lunar eclipse as seen from Amman
A shadow falls across the Moon during a lunar eclipse. Reuters

A total lunar eclipse will thrill sky-watchers early Saturday morning, Dec. 10. The best views will be the Pacific region, so, Australia, East Asia, Alaska and parts of Western Canada can expect to see the event starting at 4:45 a.m. Pacific Time. To watch the eclipse live, point your Web browser to the SLOOH space camera for real time views from telescopes in Hawaii, Austrailia and Asia.

Earth will pass between the sun and moon and achieve the total eclipse, called totality, at 6:05 a.m. PT and last nearly an hour until 6:57 PT. During totality, the entire moon will be subsumed by the Earth's shadow, but it won't go black. Instead, while the sunlight is blocked from the moon's surface, light reflects off the Earth's atmosphere and turns the moon a pale orange color. Observers in Europe and Africa could get a glimpse of a portion of the eclipse when the moon comes up in the evening Raminder Singh Samra, an astronomer at the H.R. MacMillan Space Centre in Vancouver, Canada told National Geographic.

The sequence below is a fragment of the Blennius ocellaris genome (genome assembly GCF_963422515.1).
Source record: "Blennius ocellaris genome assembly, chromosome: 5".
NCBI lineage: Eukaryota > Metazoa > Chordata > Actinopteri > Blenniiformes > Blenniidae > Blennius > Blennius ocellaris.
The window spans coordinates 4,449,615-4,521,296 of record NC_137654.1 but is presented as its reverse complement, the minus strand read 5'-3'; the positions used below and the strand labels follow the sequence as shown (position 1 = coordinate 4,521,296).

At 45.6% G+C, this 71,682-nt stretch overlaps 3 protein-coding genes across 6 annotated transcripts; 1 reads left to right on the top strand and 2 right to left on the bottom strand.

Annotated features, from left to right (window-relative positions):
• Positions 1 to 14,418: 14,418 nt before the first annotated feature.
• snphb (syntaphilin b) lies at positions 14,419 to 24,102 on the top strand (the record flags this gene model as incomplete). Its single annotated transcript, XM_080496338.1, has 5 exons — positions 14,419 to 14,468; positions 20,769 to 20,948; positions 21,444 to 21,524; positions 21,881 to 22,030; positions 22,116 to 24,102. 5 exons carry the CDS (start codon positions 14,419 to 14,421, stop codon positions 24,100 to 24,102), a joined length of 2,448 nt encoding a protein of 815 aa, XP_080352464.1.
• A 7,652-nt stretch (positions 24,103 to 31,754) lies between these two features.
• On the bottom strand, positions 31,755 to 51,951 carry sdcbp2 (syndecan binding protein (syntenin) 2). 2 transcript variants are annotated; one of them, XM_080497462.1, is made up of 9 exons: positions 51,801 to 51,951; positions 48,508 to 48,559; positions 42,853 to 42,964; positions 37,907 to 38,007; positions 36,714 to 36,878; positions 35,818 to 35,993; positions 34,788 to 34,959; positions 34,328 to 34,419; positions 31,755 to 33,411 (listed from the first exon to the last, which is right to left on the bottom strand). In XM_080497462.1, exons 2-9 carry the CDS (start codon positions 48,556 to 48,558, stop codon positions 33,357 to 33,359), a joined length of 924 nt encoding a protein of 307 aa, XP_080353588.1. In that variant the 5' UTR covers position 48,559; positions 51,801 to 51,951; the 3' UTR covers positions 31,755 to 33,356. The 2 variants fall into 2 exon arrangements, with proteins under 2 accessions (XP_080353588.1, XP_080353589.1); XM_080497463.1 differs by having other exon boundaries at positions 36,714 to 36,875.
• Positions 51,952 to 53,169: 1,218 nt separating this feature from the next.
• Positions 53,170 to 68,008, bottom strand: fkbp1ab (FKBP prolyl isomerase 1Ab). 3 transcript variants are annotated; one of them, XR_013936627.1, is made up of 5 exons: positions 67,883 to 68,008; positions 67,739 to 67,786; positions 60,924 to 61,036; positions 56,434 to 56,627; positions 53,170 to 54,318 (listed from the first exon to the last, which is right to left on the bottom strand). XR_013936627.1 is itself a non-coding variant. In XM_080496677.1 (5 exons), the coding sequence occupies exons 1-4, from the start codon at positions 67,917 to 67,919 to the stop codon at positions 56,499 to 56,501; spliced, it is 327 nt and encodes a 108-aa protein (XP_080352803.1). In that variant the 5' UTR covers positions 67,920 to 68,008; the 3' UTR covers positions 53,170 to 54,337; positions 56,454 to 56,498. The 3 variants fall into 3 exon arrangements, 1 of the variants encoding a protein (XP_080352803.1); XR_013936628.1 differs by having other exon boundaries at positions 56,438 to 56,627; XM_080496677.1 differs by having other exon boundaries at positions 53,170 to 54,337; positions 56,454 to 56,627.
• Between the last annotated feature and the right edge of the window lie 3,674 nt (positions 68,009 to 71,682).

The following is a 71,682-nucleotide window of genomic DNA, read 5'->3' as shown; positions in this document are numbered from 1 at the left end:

"Meanwhile, observers across the Pacific region of North America will get to see the sky show low in the western horizon at moonset, in the early morning," he said.

Because a total lunar eclipse only happens when the sun, Earth and full moon line up perfectly, this will be the last chance to see one until 2014. That's because the moon's orbit around the Earth is at an angle, so eclipses can be total or just partial. There will be more eclipses between now and the total eclipse in 2014, but they will be partial eclipses.

Expect to see the lunar disk go from dark grey during the partial phase to reddish-orange during totality, Samra said. The next time we will get to see a partial eclipse will be June 4, 2012.